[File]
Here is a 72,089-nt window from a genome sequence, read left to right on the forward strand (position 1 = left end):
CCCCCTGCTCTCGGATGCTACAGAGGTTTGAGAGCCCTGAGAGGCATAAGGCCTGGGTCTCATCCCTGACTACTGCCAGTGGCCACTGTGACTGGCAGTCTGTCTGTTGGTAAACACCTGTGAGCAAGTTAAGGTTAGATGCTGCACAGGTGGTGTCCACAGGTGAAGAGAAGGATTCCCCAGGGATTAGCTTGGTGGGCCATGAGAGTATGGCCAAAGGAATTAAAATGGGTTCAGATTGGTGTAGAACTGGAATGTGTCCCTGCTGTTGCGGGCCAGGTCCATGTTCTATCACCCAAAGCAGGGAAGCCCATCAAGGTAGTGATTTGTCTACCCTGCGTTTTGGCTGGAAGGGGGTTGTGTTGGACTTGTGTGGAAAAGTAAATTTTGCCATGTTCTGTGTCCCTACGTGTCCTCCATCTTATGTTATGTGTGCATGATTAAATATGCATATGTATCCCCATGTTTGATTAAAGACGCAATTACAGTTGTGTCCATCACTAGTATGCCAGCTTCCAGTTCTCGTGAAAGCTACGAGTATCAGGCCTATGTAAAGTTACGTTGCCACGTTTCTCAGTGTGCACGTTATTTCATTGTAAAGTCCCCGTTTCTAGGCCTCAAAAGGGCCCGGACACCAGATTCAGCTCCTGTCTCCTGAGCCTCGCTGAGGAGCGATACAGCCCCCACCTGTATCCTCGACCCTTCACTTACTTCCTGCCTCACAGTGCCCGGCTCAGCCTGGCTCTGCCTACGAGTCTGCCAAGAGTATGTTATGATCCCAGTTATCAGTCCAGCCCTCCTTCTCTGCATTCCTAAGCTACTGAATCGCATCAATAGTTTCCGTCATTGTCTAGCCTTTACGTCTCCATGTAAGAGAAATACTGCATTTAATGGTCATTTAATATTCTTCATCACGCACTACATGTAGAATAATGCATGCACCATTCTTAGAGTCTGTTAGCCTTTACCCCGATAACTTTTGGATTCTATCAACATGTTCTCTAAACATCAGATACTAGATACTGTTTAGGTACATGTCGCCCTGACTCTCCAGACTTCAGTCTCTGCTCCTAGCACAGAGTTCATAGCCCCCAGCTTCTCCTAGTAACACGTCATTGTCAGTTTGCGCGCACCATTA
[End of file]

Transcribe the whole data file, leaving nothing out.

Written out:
Here is a 72,089-nt window from a genome sequence, read left to right on the forward strand (position 1 = left end):
CCCCCTGCTCTCGGATGCTACAGAGGTTTGAGAGCCCTGAGAGGCATAAGGCCTGGGTCTCATCCCTGACTACTGCCAGTGGCCACTGTGACTGGCAGTCTGTCTGTTGGTAAACACCTGTGAGCAAGTTAAGGTTAGATGCTGCACAGGTGGTGTCCACAGGTGAAGAGAAGGATTCCCCAGGGATTAGCTTGGTGGGCCATGAGAGTATGGCCAAAGGAATTAAAATGGGTTCAGATTGGTGTAGAACTGGAATGTGTCCCTGCTGTTGCGGGCCAGGTCCATGTTCTATCACCCAAAGCAGGGAAGCCCATCAAGGTAGTGATTTGTCTACCCTGCGTTTTGGCTGGAAGGGGGTTGTGTTGGACTTGTGTGGAAAAGTAAATTTTGCCATGTTCTGTGTCCCTACGTGTCCTCCATCTTATGTTATGTGTGCATGATTAAATATGCATATGTATCCCCATGTTTGATTAAAGACGCAATTACAGTTGTGTCCATCACTAGTATGCCAGCTTCCAGTTCTCGTGAAAGCTACGAGTATCAGGCCTATGTAAAGTTACGTTGCCACGTTTCTCAGTGTGCACGTTATTTCATTGTAAAGTCCCCGTTTCTAGGCCTCAAAAGGGCCCGGACACCAGATTCAGCTCCTGTCTCCTGAGCCTCGCTGAGGAGCGATACAGCCCCCACCTGTATCCTCGACCCTTCACTTACTTCCTGCCTCACAGTGCCCGGCTCAGCCTGGCTCTGCCTACGAGTCTGCCAAGAGTATGTTATGATCCCAGTTATCAGTCCAGCCCTCCTTCTCTGCATTCCTAAGCTACTGAATCGCATCAATAGTTTCCGTCATTGTCTAGCCTTTACGTCTCCATGTAAGAGAAATACTGCATTTAATGGTCATTTAATATTCTTCATCACGCACTACATGTAGAATAATGCATGCACCATTCTTAGAGTCTGTTAGCCTTTACCCCGATAACTTTTGGATTCTATCAACATGTTCTCTAAACATCAGATACTAGATACTGTTTAGGTACATGTCGCCCTGACTCTCCAGACTTCAGTCTCTGCTCCTAGCACAGAGTTCATAGCCCCCAGCTTCTCCTAGTAACACGTCATTGTCAGTTTGCGCGCACCATTA